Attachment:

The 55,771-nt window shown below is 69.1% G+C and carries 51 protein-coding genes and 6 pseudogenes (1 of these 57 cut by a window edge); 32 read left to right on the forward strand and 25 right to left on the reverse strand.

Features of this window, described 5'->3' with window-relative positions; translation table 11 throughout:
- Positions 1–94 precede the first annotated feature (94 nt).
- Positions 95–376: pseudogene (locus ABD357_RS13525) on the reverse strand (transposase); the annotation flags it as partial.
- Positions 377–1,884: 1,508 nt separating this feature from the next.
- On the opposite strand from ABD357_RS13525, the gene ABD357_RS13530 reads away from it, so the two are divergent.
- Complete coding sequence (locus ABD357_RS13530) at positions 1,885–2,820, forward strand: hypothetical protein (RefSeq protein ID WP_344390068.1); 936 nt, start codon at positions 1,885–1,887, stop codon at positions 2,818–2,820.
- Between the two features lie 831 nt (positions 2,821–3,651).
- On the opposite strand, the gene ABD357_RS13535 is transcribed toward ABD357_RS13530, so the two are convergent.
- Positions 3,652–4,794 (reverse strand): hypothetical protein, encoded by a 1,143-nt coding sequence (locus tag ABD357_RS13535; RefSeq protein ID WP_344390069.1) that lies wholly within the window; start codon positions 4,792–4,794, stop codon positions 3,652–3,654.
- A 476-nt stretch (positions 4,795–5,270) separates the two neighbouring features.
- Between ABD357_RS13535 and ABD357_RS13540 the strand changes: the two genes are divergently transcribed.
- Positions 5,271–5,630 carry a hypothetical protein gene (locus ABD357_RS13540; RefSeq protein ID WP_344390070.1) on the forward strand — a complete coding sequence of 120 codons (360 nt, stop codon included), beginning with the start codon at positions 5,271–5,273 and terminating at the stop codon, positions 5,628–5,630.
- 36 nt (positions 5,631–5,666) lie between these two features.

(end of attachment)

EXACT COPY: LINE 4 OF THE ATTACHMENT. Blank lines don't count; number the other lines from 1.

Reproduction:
- Positions 95–376: pseudogene (locus ABD357_RS13525) on the reverse strand (transposase); the annotation flags it as partial.